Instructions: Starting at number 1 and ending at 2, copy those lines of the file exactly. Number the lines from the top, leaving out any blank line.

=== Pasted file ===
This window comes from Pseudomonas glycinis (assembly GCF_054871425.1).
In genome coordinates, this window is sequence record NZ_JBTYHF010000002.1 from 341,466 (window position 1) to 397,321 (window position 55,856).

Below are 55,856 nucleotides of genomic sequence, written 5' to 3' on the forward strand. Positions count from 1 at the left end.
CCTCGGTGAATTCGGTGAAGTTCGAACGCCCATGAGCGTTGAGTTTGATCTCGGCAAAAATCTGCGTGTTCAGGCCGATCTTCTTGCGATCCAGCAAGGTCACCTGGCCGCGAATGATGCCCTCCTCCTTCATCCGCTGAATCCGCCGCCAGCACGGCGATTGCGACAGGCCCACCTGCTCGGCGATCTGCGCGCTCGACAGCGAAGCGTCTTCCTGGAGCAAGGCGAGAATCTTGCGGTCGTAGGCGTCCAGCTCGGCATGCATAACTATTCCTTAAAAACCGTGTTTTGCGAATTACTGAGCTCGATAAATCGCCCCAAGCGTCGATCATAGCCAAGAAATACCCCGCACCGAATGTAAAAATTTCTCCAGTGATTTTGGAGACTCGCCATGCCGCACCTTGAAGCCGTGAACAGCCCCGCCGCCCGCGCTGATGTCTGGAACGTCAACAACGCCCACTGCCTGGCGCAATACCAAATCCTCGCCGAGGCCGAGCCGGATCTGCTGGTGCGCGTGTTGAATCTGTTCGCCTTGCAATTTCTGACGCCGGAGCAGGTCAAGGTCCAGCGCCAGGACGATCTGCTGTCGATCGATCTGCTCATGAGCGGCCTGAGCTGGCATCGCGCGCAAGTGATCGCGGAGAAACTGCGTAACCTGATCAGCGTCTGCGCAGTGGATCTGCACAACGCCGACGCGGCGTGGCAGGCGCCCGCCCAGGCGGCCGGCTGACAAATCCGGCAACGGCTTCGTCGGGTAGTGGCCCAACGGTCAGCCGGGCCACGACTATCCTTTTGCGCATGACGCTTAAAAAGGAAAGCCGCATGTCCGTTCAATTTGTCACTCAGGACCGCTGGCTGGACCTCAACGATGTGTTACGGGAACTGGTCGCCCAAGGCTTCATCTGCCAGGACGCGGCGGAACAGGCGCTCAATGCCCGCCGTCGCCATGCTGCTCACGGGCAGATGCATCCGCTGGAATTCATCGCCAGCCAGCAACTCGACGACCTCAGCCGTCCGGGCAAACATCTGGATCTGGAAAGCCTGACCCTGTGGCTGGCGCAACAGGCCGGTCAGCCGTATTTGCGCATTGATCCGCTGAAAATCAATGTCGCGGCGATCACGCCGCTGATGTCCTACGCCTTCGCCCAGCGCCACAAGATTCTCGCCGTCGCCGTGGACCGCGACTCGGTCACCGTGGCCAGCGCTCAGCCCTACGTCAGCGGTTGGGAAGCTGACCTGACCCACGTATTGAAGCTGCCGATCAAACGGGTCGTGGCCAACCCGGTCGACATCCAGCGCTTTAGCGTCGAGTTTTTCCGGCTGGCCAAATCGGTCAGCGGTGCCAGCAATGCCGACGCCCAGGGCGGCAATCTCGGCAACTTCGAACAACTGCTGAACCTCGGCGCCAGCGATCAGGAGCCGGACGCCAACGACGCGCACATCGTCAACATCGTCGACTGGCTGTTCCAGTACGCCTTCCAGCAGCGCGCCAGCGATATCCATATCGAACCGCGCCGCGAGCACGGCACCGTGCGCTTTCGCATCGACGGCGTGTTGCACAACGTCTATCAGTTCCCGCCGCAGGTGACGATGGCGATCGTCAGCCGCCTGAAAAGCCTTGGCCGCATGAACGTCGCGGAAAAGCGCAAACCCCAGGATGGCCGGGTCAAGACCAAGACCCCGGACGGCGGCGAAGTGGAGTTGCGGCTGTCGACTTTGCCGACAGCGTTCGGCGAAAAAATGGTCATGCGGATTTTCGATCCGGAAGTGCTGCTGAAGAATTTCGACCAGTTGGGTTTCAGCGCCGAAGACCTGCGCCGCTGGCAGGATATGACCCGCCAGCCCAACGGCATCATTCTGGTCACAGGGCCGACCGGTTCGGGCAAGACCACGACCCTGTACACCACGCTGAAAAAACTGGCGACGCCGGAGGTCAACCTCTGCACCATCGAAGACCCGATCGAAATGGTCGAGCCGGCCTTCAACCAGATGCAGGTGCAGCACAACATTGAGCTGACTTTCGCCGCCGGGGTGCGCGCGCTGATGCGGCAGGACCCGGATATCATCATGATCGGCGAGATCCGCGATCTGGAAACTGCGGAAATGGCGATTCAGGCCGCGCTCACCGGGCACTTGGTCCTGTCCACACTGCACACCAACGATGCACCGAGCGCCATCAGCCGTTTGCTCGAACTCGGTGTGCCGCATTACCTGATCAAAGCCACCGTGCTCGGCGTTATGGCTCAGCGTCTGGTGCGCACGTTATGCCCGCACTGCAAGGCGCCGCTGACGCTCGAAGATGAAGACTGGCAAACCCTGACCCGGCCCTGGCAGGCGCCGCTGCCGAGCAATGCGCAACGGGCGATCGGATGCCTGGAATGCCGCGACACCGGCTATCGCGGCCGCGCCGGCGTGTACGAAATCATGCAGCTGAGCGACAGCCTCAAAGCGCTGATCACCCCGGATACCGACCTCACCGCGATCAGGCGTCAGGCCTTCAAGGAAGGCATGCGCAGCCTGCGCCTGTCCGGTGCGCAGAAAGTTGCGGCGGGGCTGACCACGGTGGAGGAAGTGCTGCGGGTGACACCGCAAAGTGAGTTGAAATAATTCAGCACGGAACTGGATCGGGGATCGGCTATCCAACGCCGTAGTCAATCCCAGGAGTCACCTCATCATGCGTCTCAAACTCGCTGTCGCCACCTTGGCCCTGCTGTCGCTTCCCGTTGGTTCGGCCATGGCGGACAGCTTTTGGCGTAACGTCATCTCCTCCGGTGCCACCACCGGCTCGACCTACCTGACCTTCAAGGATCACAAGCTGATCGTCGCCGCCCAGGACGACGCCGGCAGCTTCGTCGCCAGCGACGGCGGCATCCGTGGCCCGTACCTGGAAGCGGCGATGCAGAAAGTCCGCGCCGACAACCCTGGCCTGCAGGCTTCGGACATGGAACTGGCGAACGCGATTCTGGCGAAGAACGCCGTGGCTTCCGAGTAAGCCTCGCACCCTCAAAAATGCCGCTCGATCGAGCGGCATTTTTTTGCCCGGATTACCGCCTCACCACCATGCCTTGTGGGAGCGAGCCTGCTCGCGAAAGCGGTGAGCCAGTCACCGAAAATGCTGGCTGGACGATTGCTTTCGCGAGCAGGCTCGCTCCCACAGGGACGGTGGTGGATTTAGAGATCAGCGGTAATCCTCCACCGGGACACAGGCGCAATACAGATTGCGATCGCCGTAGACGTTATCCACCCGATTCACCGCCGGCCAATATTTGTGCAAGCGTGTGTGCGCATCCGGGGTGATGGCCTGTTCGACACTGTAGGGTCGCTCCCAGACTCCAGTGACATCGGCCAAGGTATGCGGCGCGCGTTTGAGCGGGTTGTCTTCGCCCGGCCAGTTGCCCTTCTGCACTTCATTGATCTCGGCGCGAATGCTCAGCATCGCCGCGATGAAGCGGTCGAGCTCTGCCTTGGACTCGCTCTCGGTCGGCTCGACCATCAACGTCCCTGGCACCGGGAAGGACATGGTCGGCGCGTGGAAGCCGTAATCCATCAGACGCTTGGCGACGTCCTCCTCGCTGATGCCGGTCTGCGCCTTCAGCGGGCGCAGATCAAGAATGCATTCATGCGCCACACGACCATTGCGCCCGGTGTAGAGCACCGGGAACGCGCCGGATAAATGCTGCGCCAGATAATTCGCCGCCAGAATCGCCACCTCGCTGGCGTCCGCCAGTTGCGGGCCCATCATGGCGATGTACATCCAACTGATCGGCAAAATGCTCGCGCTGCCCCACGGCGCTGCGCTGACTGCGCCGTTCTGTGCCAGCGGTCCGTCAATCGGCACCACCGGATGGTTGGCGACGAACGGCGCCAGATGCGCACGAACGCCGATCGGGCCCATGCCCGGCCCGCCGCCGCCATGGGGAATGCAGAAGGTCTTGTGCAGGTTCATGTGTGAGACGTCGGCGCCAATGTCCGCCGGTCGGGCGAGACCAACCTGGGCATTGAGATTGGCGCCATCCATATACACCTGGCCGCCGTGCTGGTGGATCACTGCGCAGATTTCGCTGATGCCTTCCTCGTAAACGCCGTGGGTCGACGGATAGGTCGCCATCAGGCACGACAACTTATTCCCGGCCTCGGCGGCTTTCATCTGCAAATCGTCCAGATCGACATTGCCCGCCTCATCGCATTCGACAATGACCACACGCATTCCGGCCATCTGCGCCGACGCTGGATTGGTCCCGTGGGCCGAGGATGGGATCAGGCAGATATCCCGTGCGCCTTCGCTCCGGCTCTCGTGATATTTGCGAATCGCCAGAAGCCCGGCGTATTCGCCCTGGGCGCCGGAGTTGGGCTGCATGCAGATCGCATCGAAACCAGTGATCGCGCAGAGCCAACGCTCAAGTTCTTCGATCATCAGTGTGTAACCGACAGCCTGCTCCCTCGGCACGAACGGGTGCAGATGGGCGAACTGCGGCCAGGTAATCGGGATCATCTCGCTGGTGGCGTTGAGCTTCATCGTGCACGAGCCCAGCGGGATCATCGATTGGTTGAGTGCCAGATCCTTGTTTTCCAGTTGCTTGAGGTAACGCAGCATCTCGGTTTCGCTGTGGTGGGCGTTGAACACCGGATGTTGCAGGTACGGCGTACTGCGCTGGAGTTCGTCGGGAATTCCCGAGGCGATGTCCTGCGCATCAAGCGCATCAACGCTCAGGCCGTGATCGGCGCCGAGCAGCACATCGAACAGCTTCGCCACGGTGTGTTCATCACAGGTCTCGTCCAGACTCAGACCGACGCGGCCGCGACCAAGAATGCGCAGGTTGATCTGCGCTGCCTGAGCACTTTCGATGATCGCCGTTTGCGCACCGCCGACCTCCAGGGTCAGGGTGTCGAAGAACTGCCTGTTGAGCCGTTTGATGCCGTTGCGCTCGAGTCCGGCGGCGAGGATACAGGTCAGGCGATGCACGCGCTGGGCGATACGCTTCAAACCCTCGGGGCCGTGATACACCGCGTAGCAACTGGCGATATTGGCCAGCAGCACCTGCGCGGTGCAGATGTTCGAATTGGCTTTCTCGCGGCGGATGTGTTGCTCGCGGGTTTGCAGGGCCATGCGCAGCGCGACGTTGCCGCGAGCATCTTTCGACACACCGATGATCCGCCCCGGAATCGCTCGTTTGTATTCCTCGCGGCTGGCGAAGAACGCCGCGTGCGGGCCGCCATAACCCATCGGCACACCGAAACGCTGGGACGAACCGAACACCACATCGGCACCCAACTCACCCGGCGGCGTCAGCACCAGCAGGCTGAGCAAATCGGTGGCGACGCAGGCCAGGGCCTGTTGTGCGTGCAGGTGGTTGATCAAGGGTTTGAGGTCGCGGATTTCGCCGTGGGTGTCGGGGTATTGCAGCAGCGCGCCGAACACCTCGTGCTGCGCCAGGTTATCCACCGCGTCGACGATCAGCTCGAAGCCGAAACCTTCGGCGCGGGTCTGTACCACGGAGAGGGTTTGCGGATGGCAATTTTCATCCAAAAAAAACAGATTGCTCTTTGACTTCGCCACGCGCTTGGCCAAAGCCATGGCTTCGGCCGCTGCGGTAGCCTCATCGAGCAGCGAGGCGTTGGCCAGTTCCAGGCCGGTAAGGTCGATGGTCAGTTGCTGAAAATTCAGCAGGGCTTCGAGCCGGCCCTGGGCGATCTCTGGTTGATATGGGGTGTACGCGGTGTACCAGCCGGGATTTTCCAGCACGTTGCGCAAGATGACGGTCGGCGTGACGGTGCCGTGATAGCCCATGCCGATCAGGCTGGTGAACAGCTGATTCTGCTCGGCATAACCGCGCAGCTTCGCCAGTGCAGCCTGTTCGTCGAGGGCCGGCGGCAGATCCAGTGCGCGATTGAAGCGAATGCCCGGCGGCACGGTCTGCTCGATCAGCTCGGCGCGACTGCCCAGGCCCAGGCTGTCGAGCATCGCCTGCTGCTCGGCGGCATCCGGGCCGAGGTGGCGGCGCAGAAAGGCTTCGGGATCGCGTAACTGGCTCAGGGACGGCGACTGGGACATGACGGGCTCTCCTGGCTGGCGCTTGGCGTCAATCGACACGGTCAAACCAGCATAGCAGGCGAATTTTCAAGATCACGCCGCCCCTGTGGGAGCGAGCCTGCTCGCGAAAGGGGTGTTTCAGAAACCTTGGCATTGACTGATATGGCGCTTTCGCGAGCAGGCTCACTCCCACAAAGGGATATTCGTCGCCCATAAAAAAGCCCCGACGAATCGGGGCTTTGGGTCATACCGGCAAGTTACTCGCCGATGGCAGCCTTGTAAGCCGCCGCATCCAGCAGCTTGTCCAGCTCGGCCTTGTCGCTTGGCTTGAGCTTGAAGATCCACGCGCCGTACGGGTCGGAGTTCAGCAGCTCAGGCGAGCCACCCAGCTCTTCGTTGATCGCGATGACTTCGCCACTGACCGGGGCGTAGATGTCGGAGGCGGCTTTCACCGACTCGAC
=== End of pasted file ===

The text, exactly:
This window comes from Pseudomonas glycinis (assembly GCF_054871425.1).
In genome coordinates, this window is sequence record NZ_JBTYHF010000002.1 from 341,466 (window position 1) to 397,321 (window position 55,856).